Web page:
“The sacrifices of God are a broken spirit; a broken and a contrite heart.” [Psalm 51:27]
So, today’s chapter gives us an example of what it means to “repent”.[b] It’s what our Maker looks for in us, as one of the first signs that we truly understand what the Creator God is like, who we are in Him, and the true measure of what ‘sin’ is, in light of being created in His likeness. This initial reaction of upset, should come with a desire for a 180◦ lifestyle change – beginning first in our thinking.[c]
But while our Maker wants to see remorse at a heart-felt level – often accompanied with tears – this isn’t where we’re meant to remain. Like any parent who can clearly see that their children are truly sorry for their disobedience, our Father God wants to wipe away our tears.[d] So the leaders of the people declared a Day of Celebration saying: “Do not be grieved, for the joy of the Lord is your strength!” [v10]
And here, yet again, we’re often wrong in our thinking today. We thought we knew everything there is to know about the Creator God and His people: that His Handbook is nothing but rules and regulations. But this is a form of familiarity bred contempt for Him and His Plan for us. In reality, our Maker is all about restoring what was broken in order to celebrate with Him. [v12] Just as any Father would want to enjoy with His children, this is the concluding scene to His epic play.[e]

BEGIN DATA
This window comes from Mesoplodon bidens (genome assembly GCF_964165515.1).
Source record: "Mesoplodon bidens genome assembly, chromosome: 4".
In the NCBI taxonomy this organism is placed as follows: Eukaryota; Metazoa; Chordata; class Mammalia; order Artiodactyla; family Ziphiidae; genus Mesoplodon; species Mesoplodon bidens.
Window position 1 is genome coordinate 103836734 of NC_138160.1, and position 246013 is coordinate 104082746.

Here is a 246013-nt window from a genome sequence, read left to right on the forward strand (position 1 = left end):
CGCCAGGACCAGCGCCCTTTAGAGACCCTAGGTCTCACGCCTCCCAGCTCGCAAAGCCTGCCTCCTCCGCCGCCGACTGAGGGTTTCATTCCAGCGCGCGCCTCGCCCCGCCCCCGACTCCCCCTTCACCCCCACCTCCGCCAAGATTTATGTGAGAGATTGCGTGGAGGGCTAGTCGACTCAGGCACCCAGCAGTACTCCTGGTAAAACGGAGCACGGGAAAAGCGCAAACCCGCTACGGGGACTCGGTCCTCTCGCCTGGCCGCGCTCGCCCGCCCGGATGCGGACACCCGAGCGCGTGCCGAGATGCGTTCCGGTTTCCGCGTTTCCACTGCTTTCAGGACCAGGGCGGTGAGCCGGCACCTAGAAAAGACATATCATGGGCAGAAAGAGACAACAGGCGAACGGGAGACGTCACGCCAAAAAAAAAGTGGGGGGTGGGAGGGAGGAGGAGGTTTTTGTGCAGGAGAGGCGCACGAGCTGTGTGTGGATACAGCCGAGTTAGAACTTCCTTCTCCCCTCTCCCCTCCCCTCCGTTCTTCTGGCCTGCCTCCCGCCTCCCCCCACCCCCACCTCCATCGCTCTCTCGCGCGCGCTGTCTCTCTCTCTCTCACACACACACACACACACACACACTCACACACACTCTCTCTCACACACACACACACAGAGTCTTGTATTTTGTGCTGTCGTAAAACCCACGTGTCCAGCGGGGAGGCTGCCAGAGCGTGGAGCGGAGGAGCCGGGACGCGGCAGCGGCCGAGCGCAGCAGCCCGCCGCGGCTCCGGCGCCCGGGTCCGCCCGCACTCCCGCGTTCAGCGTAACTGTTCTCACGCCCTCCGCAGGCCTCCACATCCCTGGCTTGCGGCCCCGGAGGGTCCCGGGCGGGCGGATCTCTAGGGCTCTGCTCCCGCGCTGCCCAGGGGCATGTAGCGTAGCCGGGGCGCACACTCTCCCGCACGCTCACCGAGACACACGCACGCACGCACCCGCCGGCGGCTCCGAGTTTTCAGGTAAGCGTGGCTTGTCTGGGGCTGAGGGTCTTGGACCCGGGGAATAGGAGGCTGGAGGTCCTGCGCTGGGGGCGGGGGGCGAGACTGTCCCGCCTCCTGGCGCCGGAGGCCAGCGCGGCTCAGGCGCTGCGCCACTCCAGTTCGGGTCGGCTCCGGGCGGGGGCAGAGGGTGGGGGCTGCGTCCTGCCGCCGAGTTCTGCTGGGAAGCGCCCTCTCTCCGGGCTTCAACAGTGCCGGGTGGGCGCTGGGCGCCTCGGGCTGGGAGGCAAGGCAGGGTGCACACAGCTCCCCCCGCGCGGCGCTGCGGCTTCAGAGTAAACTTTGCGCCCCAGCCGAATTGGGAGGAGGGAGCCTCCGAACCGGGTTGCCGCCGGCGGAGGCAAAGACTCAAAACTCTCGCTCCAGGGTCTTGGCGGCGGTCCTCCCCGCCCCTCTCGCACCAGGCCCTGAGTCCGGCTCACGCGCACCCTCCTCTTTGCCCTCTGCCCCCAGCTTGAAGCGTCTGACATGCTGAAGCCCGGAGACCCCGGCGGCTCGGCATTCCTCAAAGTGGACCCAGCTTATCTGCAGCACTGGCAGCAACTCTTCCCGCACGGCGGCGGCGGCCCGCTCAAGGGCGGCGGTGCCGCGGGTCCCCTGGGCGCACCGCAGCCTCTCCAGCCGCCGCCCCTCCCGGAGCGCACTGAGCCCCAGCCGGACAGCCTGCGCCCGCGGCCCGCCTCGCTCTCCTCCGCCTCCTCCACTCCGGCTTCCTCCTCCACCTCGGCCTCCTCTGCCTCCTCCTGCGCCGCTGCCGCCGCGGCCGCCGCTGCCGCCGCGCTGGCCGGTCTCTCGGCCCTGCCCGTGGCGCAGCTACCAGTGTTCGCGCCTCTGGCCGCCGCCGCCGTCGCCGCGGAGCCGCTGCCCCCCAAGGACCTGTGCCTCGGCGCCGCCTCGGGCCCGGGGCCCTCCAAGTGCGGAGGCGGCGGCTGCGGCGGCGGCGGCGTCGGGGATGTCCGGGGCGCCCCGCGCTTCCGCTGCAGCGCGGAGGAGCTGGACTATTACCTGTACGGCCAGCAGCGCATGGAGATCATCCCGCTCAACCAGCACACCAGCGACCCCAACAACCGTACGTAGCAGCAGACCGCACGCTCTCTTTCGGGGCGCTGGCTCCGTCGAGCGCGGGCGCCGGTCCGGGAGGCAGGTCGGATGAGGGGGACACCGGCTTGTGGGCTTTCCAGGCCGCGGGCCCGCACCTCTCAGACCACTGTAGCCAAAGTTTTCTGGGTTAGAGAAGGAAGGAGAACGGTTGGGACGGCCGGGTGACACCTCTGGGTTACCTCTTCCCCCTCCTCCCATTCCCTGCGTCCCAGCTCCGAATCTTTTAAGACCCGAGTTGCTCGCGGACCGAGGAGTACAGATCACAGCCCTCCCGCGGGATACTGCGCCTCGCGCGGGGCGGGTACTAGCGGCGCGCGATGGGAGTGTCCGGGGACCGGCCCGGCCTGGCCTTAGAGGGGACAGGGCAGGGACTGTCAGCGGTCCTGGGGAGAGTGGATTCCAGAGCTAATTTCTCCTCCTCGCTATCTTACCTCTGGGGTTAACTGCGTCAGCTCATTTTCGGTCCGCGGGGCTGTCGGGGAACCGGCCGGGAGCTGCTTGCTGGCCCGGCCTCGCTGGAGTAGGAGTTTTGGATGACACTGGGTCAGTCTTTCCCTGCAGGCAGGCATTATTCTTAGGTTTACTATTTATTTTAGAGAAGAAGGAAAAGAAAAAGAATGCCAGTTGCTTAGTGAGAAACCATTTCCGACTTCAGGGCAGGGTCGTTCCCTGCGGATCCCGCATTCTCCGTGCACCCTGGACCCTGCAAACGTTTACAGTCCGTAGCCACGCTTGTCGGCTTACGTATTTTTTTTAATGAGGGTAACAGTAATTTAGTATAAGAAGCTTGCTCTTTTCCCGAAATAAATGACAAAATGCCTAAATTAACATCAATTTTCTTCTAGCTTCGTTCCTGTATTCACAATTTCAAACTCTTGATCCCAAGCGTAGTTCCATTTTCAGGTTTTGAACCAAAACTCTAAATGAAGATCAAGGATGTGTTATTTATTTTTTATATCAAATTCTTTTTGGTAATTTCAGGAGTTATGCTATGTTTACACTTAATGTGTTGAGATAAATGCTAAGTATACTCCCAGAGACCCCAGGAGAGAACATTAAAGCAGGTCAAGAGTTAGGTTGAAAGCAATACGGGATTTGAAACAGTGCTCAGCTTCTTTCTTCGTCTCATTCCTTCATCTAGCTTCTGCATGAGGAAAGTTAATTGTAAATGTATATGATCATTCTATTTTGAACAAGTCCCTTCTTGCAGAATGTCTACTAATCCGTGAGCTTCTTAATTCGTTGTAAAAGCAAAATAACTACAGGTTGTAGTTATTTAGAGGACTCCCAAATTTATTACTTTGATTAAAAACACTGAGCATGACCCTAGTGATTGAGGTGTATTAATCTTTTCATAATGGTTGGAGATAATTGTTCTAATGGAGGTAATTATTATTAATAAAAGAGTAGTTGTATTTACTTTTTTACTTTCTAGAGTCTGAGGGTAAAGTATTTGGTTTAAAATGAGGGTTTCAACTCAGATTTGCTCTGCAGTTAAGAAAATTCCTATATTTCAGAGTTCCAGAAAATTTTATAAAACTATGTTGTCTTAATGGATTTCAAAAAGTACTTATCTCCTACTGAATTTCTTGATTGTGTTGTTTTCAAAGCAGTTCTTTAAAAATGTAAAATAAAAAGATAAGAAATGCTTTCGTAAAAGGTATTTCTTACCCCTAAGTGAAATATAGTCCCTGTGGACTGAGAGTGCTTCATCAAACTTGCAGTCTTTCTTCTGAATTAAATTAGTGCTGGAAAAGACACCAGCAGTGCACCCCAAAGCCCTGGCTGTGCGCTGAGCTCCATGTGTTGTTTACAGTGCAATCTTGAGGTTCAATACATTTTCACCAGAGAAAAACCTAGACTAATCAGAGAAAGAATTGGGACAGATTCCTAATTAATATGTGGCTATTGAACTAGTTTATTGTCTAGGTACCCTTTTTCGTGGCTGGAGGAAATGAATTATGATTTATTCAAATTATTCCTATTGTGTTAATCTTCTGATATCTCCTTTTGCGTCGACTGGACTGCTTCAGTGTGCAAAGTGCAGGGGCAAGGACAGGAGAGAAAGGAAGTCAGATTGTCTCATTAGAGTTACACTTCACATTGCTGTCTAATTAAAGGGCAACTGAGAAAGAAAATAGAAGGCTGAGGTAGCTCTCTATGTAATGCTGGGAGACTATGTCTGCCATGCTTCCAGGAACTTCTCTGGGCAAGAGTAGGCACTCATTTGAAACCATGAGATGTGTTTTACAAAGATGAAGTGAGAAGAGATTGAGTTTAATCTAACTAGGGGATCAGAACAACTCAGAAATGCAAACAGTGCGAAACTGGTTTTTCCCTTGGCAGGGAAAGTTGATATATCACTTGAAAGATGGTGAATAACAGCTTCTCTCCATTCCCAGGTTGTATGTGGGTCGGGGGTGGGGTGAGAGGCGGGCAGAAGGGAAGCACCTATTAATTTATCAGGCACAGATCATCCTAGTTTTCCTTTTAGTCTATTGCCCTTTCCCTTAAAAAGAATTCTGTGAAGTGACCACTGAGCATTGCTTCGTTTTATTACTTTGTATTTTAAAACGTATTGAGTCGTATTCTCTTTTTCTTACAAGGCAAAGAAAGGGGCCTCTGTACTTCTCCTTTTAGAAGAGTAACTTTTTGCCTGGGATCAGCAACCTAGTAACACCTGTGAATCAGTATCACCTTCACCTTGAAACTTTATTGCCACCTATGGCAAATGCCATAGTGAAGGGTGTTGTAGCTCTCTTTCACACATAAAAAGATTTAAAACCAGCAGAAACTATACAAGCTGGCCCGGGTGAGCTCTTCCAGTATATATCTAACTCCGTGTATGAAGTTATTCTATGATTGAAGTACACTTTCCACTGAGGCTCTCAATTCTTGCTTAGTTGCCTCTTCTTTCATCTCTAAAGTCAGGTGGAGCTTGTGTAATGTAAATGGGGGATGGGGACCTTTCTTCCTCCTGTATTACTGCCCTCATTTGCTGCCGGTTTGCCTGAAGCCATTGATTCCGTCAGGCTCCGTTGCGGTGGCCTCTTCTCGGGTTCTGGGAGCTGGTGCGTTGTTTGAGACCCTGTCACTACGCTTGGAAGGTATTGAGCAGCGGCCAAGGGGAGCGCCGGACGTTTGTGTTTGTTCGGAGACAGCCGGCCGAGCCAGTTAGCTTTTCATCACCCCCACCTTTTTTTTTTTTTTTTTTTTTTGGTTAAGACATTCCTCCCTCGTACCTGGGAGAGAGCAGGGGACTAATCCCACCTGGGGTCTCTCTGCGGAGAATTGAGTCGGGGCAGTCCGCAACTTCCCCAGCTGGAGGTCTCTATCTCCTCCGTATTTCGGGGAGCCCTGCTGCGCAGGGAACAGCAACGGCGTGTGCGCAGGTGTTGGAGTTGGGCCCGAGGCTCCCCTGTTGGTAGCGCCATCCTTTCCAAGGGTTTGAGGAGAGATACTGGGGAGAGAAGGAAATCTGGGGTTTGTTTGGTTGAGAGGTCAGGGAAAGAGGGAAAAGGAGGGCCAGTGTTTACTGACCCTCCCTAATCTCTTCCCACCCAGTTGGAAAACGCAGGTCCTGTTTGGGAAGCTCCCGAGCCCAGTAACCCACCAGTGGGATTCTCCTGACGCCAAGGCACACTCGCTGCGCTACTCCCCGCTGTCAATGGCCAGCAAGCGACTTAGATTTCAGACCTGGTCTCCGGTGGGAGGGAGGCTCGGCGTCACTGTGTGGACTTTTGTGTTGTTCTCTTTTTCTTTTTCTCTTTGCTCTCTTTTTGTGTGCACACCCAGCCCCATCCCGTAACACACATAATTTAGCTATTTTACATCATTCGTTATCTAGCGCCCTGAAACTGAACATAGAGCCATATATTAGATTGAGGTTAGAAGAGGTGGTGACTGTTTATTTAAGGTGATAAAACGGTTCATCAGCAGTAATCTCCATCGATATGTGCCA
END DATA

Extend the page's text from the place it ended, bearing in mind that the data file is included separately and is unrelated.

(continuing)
It isn’t at all surprising then, that the very first feast in their calendar of the feasts (once the altar was built and after the dedication ceremony), was the Feast of Tabernacles or the Feast of Booths [v13-18]. This was also recorded back in Ezra 3:4. Yet again, it’s no coincidence that work on the temple had begun in the seventh month. The timing of all this happened right at the time of this particular feast. A feast in memory of the journey out of slavery[f] and, in Nehemiah and Ezra’s day, marking their journey home from exile.
As part of an ancient prophecy that is yet to be fulfilled, this particular feast will become important for all Believers in the future. It will form a crucial element in the process of our transition into our Father God’s Kingdom.[g] And so, without writing off our Maker’s story under a misguided idea of familiarity, even this chapter shouldn’t be held with contempt. The events within it remain important for us today.
In every generation since the earliest days of this epic journey throughout HIStory, the Creator’s people are seen as His treasured possession.[h] He’s never become so familiar with humanity that He’s viewed us with contempt. On the contrary, their life experience seemed to be entirely centred around His Word and a cycle of celebrations. The problem has never been with Him. The problem has only ever been with our response to Him, and whether or not that response (within us and within our children), is one of continued careful concern or a sort of carefree casual contempt.
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[a] Genesis 2:9,17 and 3:5,22
[b] Matthew 3:2
[c] Romans 12:2
[d] Revelation 7:17 and 21:4
[e] Matthew 8:11
[f] Leviticus 23:33-44
[g] Zechariah 14:16-21
[h] Deuteronomy 26:18